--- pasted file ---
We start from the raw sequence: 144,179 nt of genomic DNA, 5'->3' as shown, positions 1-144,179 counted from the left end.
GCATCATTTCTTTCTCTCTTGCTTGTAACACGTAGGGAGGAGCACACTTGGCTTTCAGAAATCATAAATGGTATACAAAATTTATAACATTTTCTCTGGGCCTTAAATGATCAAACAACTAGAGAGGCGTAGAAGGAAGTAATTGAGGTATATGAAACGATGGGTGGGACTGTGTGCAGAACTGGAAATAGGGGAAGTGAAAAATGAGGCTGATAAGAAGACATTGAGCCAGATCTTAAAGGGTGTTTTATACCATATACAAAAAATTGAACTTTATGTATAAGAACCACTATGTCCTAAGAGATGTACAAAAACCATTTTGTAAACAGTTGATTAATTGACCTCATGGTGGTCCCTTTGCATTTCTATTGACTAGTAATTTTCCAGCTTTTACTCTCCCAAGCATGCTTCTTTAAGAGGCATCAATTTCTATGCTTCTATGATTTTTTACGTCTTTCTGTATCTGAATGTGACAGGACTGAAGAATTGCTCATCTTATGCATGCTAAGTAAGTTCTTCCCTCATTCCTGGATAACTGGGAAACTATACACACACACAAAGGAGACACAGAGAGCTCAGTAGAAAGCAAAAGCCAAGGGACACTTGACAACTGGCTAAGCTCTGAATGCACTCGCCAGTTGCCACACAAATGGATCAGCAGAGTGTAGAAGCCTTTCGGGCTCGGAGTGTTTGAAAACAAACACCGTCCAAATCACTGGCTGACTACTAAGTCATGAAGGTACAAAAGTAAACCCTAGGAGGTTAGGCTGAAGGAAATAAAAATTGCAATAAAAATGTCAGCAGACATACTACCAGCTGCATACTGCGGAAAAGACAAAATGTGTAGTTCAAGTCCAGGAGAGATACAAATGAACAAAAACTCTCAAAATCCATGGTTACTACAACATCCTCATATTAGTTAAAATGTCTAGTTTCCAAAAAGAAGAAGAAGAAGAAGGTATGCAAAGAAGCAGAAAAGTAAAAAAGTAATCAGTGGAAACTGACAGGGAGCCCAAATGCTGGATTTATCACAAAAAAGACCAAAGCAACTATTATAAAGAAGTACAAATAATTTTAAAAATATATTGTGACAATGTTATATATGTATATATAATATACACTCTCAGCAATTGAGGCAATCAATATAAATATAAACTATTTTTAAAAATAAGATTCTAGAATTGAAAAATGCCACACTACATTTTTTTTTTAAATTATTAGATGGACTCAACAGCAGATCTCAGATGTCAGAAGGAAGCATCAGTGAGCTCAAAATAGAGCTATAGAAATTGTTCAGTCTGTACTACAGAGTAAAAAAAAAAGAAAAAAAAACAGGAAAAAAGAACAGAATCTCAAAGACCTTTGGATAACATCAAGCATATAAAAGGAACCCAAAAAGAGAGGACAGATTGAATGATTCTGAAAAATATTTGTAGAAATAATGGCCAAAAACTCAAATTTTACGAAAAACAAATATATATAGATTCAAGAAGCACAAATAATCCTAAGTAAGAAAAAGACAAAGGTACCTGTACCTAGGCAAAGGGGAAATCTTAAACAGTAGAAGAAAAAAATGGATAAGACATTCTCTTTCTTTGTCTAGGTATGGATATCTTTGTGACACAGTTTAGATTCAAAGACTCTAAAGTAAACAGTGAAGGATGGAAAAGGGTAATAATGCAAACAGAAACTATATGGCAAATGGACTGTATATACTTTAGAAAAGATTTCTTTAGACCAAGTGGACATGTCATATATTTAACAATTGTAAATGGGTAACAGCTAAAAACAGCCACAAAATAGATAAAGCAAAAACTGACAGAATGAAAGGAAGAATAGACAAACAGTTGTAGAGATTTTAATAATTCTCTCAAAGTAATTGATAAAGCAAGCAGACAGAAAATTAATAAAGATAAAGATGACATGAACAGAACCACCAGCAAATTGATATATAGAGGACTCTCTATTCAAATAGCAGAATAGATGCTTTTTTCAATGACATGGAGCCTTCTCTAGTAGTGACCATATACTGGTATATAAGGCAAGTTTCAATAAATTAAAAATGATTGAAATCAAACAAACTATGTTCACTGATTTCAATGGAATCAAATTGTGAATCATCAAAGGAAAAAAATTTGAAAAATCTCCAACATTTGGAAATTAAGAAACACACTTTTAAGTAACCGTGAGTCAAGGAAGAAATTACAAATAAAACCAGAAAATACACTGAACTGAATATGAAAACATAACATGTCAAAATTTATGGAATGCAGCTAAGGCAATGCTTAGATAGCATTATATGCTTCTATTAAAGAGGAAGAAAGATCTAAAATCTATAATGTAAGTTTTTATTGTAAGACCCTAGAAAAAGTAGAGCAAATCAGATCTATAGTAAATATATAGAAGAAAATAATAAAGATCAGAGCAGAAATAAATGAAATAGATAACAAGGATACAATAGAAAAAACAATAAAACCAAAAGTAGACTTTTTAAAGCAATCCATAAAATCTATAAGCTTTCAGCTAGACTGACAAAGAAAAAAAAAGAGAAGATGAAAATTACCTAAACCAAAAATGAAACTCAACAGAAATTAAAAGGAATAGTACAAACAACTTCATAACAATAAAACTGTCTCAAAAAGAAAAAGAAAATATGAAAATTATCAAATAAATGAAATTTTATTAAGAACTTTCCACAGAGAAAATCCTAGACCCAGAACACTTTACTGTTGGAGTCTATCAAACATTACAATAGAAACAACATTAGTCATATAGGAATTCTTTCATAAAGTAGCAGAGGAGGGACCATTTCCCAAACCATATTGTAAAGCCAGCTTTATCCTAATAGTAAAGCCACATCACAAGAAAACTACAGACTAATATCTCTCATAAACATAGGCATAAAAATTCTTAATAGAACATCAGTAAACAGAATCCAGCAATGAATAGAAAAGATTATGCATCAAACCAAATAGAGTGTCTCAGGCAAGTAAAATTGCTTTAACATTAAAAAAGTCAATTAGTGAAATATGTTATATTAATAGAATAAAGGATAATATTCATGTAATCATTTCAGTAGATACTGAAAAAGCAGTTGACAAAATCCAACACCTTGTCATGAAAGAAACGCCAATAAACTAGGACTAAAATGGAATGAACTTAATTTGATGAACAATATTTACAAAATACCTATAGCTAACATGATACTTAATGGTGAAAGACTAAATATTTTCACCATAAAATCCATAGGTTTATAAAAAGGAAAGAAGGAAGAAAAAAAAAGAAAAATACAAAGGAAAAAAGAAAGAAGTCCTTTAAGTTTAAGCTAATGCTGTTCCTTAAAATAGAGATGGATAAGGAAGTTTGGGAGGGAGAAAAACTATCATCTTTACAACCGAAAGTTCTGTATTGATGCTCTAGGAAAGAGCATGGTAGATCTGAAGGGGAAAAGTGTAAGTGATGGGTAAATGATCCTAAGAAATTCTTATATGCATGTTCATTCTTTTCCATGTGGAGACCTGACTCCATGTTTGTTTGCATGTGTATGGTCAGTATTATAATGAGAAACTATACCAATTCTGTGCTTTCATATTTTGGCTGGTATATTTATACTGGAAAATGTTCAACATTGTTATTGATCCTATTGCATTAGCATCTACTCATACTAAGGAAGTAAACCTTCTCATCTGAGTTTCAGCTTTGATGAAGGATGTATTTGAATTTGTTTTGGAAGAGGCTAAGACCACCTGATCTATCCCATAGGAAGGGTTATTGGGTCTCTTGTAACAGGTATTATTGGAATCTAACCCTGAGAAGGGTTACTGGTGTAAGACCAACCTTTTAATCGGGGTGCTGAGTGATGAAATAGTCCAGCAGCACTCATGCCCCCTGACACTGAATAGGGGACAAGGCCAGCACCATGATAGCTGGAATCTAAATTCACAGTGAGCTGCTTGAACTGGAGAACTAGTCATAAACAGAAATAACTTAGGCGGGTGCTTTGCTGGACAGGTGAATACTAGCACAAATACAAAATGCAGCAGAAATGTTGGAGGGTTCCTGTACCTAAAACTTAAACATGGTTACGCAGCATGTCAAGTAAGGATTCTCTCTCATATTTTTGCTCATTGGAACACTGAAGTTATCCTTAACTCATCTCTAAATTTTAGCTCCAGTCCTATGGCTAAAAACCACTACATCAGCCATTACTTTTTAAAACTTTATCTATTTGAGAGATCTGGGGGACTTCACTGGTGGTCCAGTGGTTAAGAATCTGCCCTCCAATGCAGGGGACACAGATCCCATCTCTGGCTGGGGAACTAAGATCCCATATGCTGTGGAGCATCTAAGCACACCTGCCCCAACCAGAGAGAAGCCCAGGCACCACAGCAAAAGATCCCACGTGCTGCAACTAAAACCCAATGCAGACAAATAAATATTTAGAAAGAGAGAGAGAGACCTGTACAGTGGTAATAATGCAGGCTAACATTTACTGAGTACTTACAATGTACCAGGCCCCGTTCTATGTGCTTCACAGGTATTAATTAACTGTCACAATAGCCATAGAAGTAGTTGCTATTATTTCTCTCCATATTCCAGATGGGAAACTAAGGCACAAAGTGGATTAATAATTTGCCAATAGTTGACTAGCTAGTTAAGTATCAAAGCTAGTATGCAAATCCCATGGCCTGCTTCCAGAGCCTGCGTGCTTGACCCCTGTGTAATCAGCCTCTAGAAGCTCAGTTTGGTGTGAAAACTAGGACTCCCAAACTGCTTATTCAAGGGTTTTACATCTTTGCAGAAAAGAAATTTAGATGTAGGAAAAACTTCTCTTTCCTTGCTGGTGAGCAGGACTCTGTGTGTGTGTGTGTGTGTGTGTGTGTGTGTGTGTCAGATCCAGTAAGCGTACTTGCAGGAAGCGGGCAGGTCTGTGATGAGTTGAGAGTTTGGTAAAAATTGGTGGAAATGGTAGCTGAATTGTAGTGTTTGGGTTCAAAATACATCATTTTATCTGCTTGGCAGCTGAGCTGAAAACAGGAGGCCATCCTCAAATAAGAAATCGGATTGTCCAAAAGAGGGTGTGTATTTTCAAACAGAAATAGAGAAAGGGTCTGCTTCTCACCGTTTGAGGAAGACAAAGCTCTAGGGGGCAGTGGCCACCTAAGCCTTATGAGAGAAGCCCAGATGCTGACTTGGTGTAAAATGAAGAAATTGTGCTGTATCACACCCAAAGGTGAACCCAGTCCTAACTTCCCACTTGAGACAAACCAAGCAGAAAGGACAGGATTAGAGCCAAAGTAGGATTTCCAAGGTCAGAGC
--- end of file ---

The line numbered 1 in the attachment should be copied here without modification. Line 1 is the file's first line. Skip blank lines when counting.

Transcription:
We start from the raw sequence: 144,179 nt of genomic DNA, 5'->3' as shown, positions 1-144,179 counted from the left end.